No, this is what happens when the scumbag editor of a Tory/Israel propaganda rag uses antisemitism as a political weapon to destroy a lifelong anti-racist. This is classic boy who cried wolf shite. In the fight against genuine antisemitism, Stephen Pollard is now the enemy. #Marr pic.twitter.com/Kjdnds8u8o
— Frank Owen's Legendary Paintbrush (@WarmongerHodges) September 16, 2018
He was never anything else.
And we can throw his tweets in the pile with all the other false accusations. Here are a couple of recent examples:
Here's a cast iron example of people lying about anti-Semitism to attack Jeremy Corbyn.
Corbyn clearly accused a small group of abusive Zionist extremists who were disrupting an Israel-Palestine meeting of not understanding irony, not "all Jews". https://t.co/0V26VdfLZo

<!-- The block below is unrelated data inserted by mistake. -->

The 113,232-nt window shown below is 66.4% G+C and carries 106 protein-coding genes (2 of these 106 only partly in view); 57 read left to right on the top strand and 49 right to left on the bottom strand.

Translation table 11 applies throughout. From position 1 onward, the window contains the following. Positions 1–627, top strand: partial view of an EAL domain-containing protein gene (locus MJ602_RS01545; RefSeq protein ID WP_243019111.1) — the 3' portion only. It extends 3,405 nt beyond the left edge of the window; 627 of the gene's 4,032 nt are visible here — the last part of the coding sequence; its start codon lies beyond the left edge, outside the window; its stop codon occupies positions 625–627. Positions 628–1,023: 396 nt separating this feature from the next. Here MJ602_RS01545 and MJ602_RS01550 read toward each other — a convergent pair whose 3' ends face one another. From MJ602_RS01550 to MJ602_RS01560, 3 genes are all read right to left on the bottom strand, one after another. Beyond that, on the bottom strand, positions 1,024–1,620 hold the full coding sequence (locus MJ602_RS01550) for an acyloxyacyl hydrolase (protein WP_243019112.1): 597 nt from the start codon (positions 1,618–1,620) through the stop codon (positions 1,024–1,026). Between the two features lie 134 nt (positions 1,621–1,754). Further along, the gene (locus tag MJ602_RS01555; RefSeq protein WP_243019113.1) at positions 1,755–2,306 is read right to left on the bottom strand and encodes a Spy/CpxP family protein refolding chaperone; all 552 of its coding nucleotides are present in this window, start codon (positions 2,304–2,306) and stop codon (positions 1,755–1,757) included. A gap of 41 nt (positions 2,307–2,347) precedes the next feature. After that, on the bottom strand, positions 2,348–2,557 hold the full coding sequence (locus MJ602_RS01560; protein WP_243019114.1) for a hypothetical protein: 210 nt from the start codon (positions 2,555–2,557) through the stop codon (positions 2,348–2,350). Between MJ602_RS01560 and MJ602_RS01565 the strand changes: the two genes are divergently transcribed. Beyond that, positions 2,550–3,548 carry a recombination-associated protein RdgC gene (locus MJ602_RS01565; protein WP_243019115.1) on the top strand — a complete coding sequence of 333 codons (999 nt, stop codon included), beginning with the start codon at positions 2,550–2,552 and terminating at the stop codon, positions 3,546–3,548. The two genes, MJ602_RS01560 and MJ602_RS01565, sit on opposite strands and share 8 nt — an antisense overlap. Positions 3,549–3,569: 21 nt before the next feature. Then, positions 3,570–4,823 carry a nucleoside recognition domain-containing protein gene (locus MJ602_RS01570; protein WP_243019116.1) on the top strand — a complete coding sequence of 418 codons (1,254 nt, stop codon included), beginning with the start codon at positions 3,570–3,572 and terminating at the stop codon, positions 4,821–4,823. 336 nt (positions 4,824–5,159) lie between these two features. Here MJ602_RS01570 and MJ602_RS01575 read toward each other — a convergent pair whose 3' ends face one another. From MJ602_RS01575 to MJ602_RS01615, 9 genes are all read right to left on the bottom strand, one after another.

— Another Angry Voice (@Angry_Voice) September 17, 2018
I think we can all agree that the speech in the video clip above is a pack of lies from beginning to end, not just the part referencing Mr Corbyn’s comments on “irony”.
How about this, from Canary supremo Kerry-Anne Mendoza?
During a media debate, I described Israeli soldiers’ routine kidnap & torture of Palestinian children.
My pro-Israel opponent responded by accusing me of exploiting an antisemitic “Jews eat babies” trope.
Shameless weaponising of antisemitism to defend the indefensible. Stop it https://t.co/SCr70bp7FU
— Kerry-Anne Mendoza 🏳️🌈🏴 (@TheMendozaWoman) September 16, 2018
That’s a classic tactic of the accusers, by the way – claiming one thing is something completely different that happens to be anti-Semitic.
That’s lying – exactly the kind of lying that has created the ‘anti-Semitism’ row that has been festering for more than two years.